This post was originally published here (The NonProfit Times)
Young women donors today are holding their own when it comes to charitable giving, contrary to those who say that younger generations — Millennials and Gen Xers — are less generous than their predecessors.
This is just one of the findings from the latest report in the Women Give series from the Women’s Philanthropy Institute at the Indiana University Lilly Family School of Philanthropy, which have implications for donors and fundraisers alike.
Donor engagement strategies that take into account the increasing influence that single and married women have in charitable giving will be more successful in attracting new donors and in building longer-term donor relationships.
Given the influence of generation and gender on charitable decision making, fundraising efforts that include multichannel strategies are more likely to reach a broader cross-section of donors.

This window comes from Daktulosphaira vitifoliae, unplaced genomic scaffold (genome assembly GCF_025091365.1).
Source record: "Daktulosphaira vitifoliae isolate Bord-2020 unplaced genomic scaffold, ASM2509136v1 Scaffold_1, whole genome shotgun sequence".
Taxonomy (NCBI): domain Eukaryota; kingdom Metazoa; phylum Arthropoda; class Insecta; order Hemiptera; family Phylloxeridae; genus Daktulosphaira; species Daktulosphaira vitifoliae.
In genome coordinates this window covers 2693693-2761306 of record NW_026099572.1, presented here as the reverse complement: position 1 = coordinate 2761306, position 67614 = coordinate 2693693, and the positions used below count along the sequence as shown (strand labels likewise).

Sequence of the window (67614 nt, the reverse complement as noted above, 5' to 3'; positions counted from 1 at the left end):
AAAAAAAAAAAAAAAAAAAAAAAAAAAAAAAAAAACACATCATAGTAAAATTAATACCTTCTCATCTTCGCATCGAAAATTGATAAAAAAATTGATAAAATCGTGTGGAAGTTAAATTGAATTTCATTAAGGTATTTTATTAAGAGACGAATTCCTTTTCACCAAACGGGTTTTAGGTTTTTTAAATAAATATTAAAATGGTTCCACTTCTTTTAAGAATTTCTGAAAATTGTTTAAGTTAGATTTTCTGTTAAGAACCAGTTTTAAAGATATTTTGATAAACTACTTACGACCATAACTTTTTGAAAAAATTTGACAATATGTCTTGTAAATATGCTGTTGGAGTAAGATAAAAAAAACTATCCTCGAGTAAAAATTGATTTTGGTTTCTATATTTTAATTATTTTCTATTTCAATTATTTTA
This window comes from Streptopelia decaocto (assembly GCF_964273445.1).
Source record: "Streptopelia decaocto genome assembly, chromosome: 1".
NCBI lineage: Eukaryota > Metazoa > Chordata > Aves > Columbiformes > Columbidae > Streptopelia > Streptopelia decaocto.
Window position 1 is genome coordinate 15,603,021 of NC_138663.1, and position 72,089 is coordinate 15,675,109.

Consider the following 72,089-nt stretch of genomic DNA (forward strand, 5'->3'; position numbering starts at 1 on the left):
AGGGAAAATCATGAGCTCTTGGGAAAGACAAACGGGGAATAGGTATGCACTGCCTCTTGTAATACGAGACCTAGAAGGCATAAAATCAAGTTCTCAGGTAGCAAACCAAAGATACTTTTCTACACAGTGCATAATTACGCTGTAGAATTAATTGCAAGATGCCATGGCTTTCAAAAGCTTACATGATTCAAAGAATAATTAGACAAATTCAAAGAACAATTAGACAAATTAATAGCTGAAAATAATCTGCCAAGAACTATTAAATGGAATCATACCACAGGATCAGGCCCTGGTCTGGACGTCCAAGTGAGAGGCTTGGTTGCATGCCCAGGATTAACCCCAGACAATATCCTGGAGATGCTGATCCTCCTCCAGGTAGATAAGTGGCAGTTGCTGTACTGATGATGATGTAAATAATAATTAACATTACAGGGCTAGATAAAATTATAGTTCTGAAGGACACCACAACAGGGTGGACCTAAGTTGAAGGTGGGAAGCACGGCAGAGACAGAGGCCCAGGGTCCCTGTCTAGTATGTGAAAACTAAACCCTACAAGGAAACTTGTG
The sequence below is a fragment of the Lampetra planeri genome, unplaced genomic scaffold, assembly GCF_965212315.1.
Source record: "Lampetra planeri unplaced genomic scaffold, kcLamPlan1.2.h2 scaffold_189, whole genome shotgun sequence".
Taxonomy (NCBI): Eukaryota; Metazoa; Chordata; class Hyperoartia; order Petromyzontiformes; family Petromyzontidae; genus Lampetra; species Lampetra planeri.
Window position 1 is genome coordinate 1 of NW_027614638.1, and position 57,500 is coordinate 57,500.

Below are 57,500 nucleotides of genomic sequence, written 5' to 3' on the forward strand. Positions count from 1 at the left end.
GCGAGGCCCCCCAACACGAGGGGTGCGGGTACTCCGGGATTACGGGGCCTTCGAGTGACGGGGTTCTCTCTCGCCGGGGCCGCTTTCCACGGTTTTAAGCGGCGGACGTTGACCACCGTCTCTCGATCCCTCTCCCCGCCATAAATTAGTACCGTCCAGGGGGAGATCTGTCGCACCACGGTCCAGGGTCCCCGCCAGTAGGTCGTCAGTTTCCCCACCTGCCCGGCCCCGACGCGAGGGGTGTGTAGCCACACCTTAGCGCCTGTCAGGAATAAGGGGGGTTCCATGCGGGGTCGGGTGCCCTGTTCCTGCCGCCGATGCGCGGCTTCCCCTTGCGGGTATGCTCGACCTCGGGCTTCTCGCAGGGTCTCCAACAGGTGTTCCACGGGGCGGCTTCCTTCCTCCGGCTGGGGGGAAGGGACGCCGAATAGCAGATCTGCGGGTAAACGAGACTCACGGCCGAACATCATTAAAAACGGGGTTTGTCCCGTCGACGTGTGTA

Generational change is not uniform with respect to gender and decision making. GenX/Millennial single women have maintained their level of giving compared with what pre-boomer single women were giving back in the 1970s. At the same time, GenX/Millennial single men are giving at lower levels than did their pre-boomer counterparts, as are GenX/Millennial married couples.
The generation-to-generation change in giving among married couples differs according to the decision-making style the couples use. The percentage of GenX/Millennial couples in which women influence charitable giving has grown, compared with pre-boomer couples, as has the level of giving by those woman-influenced couples.
For GenX/Millennial married couples, effective fundraising now means that charitable conversations involve not just one of the individuals, but the couple. And these discussions will be more effective if the conversational content resonates with the motivations and preferences of women.